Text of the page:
For more information : enquiries@aldevalleyspringfestival.co.uk 

Marchela’s work is on show in a quiet mezzanine area in the old dairy.

  • The Summer Exhibition :

    The Spirit of '48  +  Here and Now.
    Sat 9th June Sun 1st July Details>


  • Local Places to Stay :

    Good places to stay within 1 mile of the Festival and farm : Crown Cottages, Great Glemham; Stable Cottage, The Grove; Alde Garden, Sweffling Details>


  • Festival Exhibition opening times :

    Festival open every weekday except non-Bank Holiday Mondays. If you are coming in the middle of the day there are good local pubs in Great Glemham and Rendham.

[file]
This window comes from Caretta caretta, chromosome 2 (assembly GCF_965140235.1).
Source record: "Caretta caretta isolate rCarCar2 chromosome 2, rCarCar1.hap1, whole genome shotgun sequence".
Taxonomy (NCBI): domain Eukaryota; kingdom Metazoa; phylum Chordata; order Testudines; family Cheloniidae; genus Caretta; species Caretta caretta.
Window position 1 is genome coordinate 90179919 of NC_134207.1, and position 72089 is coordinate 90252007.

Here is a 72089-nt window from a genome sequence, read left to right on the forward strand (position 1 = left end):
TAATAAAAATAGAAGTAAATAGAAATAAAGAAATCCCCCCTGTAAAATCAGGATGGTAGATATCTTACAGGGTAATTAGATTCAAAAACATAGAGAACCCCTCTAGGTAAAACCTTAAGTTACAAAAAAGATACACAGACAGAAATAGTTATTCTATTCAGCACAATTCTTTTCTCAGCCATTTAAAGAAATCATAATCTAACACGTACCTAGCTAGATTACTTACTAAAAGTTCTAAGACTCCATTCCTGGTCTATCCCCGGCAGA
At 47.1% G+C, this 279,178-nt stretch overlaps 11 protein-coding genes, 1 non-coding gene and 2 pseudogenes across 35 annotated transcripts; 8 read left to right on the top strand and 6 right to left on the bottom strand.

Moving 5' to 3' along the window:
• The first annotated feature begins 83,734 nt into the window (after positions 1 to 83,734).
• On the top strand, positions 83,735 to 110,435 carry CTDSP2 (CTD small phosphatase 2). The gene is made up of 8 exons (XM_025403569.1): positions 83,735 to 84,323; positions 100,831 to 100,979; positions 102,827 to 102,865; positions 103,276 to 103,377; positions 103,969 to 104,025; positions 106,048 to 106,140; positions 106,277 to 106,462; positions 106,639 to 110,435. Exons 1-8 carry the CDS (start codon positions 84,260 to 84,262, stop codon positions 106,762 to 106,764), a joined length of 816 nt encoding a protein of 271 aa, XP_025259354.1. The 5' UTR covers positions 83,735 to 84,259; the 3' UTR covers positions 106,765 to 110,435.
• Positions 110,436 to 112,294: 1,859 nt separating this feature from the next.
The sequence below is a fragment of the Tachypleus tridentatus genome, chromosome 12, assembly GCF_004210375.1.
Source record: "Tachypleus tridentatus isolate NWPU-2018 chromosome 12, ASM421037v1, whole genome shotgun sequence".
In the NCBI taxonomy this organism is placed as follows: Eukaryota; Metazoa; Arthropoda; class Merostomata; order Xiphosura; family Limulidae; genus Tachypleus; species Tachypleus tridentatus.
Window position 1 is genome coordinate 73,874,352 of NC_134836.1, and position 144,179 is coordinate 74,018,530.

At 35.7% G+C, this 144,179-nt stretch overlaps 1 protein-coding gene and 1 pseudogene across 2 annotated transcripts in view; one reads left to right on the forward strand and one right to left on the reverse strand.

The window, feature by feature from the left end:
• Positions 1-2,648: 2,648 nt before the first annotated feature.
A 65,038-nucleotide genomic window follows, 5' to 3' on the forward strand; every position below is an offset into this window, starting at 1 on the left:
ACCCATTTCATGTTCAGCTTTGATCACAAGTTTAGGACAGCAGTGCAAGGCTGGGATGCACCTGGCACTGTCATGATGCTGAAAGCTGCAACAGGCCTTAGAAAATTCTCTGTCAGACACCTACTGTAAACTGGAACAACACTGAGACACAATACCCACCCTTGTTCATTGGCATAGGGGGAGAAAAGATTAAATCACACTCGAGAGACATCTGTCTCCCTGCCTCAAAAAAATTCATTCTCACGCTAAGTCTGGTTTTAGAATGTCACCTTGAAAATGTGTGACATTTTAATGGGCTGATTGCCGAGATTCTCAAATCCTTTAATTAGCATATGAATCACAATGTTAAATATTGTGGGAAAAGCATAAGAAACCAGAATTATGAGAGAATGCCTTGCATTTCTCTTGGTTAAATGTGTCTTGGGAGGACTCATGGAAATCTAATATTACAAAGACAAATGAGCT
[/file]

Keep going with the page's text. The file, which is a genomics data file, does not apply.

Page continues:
• Free Entry & Parking :

    Free parking and free entry to Festival Exhibition and Open Studios [@ weekends] – come by foot, bike or car share !

  • Harry Becker Exhibition :

    Archive Exhibition about Harry Becker in the Farmyard Classroom with works for sale in the barns.

  • The Festival Exhibition theme for 2018 : Claudius ~ Suffolk’s Roman Emperor!

    Celebration of portraiture, life drawing and the figure in the landscape

  • New works:

    New works by over 20 artists and makers in the Festival Exhibition.

  • Festival Talks:

    Festival Talks with Maggi Hambling, Simon Loftus and Charlotte Howarth.

  • Farm Suppers with Peter Harrison:

    Farm Suppers with Peter Harrison each Thursday evening in the farmhouse Dining Rooms from Thurs 26th April – 17th May. Book early to reserve places.


  •  Eat on the Wild Side :